And here’s Chris Tse on poetry:

Make no mistake about it: New Zealand poetry is bloody smashing it out of the park at the moment. Here we have a longlist that represents the diverse cross-section of well-established and newer voices, as well as styles and aesthetics. Apart from a few omissions (we’ll come back to this) I’m not grumpy about this longlist?!

It’s electrifying and bloody awesome to see Tusiata Avia, Hinemoana Baker, Karlo Mila and Mohamed Hassan on this longlist together. They’re all interrogating and exposing how the past continues to wreak havoc on the present, whether it’s the lingering effects of colonisation or the moments of casual racism that wear some of us down on a daily basis. These are all astonishing, urgent books that you must seek out.

Four books of poetry
(Images: Supplied)

Bill Manhire has accurately described Rhian Gallagher as “one of the quiet, astonishing secrets of New Zealand writing”. Gallagher won the 2012 poetry award for her previous book Shift. Perhaps another win for the classy, slow-burning Far-Flung will make her less of a secret and more of a household name?

Speaking of Manhire, he’s in the running with his latest collection Wow. Manhire has taken home the poetry award in nearly every incarnation of the book awards since the 1970s – except the Ockham! Is this the year he completes the New Zealand poetry equivalent of the EGOT?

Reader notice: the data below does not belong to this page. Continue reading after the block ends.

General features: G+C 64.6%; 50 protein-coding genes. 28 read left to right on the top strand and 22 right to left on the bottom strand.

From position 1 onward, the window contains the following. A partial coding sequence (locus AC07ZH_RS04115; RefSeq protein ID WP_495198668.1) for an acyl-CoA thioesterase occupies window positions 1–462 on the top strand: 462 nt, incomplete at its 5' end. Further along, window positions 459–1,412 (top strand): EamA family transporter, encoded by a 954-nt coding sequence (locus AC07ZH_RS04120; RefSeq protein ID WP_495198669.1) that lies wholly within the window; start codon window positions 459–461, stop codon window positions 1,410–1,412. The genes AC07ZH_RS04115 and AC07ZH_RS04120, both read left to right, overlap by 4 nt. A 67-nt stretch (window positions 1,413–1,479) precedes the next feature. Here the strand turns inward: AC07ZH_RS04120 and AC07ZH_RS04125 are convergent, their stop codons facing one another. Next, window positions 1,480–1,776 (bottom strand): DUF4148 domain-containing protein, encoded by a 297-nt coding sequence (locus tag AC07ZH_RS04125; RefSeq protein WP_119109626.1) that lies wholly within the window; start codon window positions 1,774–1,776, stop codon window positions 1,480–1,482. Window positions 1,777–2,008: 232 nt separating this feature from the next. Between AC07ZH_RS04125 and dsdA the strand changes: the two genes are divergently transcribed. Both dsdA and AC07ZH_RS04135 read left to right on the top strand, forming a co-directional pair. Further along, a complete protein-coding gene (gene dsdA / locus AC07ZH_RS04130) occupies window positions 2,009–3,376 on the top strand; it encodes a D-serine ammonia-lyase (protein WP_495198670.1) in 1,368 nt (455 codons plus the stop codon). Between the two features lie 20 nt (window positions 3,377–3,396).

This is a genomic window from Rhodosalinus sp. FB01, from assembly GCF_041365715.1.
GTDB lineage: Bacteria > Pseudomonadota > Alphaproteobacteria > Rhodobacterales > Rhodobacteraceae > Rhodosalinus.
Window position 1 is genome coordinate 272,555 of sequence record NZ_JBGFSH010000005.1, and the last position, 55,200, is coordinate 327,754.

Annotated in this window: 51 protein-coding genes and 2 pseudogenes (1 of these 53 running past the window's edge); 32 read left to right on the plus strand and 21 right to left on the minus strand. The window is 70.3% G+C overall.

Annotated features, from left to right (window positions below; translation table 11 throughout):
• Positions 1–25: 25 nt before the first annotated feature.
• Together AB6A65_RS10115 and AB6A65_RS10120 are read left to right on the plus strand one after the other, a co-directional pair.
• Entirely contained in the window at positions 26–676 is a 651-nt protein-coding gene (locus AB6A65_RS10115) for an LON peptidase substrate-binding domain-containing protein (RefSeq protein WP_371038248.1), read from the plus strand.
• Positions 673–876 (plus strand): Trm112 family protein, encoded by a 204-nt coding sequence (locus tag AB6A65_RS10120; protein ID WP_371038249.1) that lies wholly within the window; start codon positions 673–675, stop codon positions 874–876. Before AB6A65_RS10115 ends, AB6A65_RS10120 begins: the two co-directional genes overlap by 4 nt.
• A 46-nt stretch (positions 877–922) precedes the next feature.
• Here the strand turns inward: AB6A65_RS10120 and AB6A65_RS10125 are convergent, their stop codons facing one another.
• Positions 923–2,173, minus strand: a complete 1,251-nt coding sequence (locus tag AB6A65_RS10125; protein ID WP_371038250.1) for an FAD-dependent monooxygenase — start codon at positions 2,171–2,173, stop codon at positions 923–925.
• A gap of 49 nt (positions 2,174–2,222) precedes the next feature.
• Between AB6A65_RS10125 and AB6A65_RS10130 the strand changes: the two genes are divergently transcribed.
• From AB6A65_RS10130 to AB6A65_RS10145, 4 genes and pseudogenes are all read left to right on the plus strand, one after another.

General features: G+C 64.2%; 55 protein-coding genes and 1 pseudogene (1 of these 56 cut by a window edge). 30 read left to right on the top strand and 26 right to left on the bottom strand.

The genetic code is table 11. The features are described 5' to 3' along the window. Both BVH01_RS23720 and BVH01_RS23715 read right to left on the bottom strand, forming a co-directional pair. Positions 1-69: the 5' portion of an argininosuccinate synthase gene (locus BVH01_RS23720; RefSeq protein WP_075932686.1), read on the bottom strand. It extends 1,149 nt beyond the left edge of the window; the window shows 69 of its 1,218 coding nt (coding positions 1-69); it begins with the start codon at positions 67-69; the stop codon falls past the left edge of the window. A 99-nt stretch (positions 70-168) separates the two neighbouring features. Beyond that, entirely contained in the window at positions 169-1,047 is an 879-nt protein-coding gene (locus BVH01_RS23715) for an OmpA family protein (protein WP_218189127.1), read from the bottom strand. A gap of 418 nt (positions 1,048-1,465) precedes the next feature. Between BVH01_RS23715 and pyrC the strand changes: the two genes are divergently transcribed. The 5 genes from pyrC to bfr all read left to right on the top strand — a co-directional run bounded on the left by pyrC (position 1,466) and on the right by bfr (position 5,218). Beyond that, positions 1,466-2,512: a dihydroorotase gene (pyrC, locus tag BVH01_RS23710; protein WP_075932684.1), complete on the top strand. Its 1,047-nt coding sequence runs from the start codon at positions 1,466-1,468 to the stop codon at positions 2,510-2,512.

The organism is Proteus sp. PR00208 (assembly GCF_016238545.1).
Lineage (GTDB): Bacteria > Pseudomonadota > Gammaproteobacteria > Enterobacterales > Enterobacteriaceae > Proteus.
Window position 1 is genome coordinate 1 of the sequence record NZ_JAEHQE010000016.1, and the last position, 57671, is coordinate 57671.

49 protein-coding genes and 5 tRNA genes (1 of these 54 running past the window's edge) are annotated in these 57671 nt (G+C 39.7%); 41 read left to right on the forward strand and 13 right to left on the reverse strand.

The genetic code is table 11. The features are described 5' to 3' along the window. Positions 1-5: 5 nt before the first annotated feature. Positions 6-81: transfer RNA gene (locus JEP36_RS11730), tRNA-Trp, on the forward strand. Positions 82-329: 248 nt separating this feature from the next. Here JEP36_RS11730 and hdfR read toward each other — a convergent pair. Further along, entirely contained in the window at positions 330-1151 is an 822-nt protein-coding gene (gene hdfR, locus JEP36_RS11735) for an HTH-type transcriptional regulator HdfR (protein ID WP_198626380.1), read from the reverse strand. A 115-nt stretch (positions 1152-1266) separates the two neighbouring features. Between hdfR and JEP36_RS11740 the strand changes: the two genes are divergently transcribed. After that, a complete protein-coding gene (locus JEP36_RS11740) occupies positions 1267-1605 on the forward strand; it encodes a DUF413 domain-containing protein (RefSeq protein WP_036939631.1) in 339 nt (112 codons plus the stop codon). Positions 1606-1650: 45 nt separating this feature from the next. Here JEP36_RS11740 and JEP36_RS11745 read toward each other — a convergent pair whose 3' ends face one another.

Elizabeth Morton is perhaps this year’s dark horse with her second collection This Is Your Real Name. Hers was the only collection I hadn’t yet read when I was sent the longlist so I’ve spent some time with it over the past week. It’s an unsettling collection packed with detail-rich poems. Hopefully this longlisting will earn her some new readers.

Nina Mingya Powles has scooped up awards and publishing deals in the UK for both her poetry and essays over the last few years. Magnolia 木蘭 ’s appearance on the longlist is recognition of not only Mingya Powles’s talents, but also of Helen Rickerby’s mahi as founder of Seraph Press. Rickerby, who won the poetry award at last year’s Ockhams: Lockdown Edition, has single-handedly produced beautiful, important books through Seraph Press for over a decade and this marks the first time a Seraph Press title has been longlisted.

Two books are in the running for Best First Book of Poetry: Pins by Natalie Morrison and I Am A Human Being by Jackson Nieuwland. Both are innovative books that challenge what a poetry collection can be or do.

As for omissions, there are three books that I want to mention: Oscar Upperton’s New Transgender Blockbusters, Michael Steven’s The Lifers and, perhaps the most surprising omission of all, the riotous Head Girl by Freya Daly Sadgrove. I’m disappointed that these books didn’t make the longlist, and I’ll happily kick over a rubbish can or stage a protest outside Unity Books on their behalf.

The Spinoff Review of Books is proudly brought to you by Unity Books, recently named 2020 International Book Store of the Year, London Book Fair, and Creative New Zealand. Visit Unity Books Wellington or Unity Books Auckland online stores today. 

Mad Chapman, Editor
The Spinoff has covered the news that matters in 2021, most recently the delta outbreak. Help us continue this coverage, and so much more, by supporting The Spinoff Members.Madeleine Chapman, EditorJoin Members